Moving towards the applicability of international law to cyberspace, the assessment that the Law of Armed Conflict applies to cyberspace is acknowledged by NATO, UN GGE reports and several states. In its Nuclear Weapons Advisory opinion, the International Court of Justice (ICJ) confirmed that Article 2(4) [prohibiting the use of force] and Article 51 [right to engage in self-defence] of UN Charter applies regardless of any weapon used. In the same opinion, the ICJ indicated that the law of armed conflict applies “to all forms of warfare, and to all kinds of weapons, those of the past, those of the present, and those of the future.” Regarding sovereignty, Rule 66 of Tallinn Manual, which is based on sovereignty principle and Articles 2(1), (3) and (4) of the UN Charter, states that ‘[a] State may not intervene, including by cyber means, in the external or internal affairs of another state’.
Despite the applicability of certain parts of existing international law to cyber domain, the attribution problem continues to persist. International law is not applicable on an individual who conducts cyber operation on his/her own. In such a scenario, the host country can either prosecute that individual by its own laws or extradite the individual to the victim state. However, the extradition process may also prove to be difficult as a state might refuse to extradite. A case in point is the failure of American authorities to extradite alleged Russian hackers from several European countries.
Similarly, there is also an on-going debate as to whether states should reveal their covert cyber capabilities in order to build a case against a state for conducting cyber operation. Apart from the attribution problem, the major problem in implementing DGC will be the willingness of cyber active states especially the ‘seven sisters of cyber conflict‘ to abide by such a convention. Enforcement mechanism need to be strengthened by imposing economic sanctions or condemning actions of states involved in conducting cyber operations against other states.
Under DGC, every stakeholder will be allocated a designated action area. States would be signatories of the DC, the private sector will have its own industry agreement like ‘Cybersecurity Tech Accord’ and an INGO would be responsible for investigating cyber-attacks. This multilateral approach by DGC is opposed by the US and NATO CCDCOE because they believe that the proposed convention will transform traditional multi-stakeholder governance model of cyberspace, which favours Western countries, to multilateral approach, which is preferred by China and Russia.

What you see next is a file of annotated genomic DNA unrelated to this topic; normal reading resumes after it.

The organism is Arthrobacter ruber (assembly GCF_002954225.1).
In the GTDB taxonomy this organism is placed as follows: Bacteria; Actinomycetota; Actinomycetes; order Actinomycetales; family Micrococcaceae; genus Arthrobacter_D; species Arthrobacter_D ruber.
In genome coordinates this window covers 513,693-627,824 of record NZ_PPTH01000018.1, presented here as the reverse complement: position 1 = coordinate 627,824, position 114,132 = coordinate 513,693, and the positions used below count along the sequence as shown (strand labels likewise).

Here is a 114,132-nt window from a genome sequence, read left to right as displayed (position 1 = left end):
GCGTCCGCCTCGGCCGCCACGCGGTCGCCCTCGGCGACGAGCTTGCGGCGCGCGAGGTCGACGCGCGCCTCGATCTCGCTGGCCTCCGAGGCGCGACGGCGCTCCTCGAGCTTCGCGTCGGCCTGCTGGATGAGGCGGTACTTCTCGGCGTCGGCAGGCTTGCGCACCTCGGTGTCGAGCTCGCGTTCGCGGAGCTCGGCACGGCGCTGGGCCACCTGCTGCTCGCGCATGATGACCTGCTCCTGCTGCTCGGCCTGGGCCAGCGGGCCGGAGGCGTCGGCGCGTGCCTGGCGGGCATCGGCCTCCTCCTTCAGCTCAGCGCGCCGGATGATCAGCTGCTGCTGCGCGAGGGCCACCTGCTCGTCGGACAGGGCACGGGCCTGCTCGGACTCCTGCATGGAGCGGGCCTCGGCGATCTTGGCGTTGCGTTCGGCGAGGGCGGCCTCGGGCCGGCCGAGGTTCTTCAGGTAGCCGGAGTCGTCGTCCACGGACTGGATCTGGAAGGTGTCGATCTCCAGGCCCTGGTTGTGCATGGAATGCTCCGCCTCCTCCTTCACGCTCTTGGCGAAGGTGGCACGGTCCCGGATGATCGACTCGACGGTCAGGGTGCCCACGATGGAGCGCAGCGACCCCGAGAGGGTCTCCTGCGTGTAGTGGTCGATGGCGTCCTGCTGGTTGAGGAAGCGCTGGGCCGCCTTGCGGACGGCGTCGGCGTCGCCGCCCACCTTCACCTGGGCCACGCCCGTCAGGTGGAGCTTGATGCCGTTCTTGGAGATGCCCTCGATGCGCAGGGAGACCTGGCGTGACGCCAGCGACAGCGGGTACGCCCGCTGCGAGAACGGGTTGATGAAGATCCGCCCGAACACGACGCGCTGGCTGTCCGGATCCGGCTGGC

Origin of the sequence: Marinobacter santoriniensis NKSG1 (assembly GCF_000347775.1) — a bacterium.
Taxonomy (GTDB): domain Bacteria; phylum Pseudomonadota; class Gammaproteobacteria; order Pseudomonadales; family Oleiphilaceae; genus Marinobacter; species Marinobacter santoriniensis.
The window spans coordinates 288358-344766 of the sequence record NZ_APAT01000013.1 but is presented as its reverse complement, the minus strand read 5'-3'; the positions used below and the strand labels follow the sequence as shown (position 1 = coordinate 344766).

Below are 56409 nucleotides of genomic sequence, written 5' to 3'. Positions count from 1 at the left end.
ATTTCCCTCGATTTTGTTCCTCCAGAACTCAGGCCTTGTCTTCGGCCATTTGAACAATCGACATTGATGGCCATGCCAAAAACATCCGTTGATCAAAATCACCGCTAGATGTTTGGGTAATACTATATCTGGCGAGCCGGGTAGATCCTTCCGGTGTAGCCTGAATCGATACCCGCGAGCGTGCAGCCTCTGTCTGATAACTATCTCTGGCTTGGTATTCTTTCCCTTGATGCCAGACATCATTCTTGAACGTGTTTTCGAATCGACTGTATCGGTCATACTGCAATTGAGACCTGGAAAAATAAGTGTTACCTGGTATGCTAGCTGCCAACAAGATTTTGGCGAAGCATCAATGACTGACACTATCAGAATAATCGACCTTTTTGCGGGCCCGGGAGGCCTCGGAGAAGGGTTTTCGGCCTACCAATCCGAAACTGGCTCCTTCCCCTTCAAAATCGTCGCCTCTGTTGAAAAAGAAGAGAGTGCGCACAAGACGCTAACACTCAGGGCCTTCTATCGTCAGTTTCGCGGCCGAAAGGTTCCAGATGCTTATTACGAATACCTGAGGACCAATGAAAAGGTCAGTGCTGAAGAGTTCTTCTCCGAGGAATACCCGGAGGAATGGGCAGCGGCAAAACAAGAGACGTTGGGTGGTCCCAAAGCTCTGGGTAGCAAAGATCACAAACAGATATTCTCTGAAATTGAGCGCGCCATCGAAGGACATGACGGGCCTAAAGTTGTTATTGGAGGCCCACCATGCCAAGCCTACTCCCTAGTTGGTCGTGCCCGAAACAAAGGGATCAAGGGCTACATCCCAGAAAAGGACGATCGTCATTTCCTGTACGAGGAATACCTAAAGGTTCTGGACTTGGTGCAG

Under DGC, every stakeholder will be allocated a designated action area. States would be signatories of the DC, the private sector will have its own industry agreement like ‘Cybersecurity Tech Accord’ and an INGO would be responsible for investigating cyber-attacks.
In his book, Mr. Sanger pointed towards the fact that no Russian, Chinese or Iranian companies have so far become a signatory to the Global Cybersecurity Accord. Similarly, tech giants like Google and Amazon continue to struggle between their desires to do vast businesses with American military and also not alienate their customers. No provision of supporting human rights has been also pointed as a major shortcoming of the accord. The proposed convention is also considered by some experts as flawed by international law perspective by ignoring the provisions of existing international law for cyber domain. For example, Microsoft proposed applying Geneva Conventions, which were meant to regulate war, in peacetime conditions.
The debate about the necessity of DGC will continue in the near future. If lessons from history are learnt, then the DGC should introduce technical standards that should stop any form of cyber intrusion. History bears witness to the fact that the successful models that regulated communication technologies in the past were those in which states have successfully agreed to technical standards rather than abstract principles that are difficult to enforce. Even after addressing weaknesses, materialization of DGC might take several years but the proposed convention can be seen as a continuation of steps moving towards an international cybersecurity arrangement.
Fahad Nabeel is currently pursuing M.Phil in International Relations from National Defence University. He has graduated in Journalism and Mass Communication from the Virtual University of Pakistan. Fahad has considerably researched on regional geo-political issues and militancy trends. Currently, he is working as a Senior Research Associate at CSCR.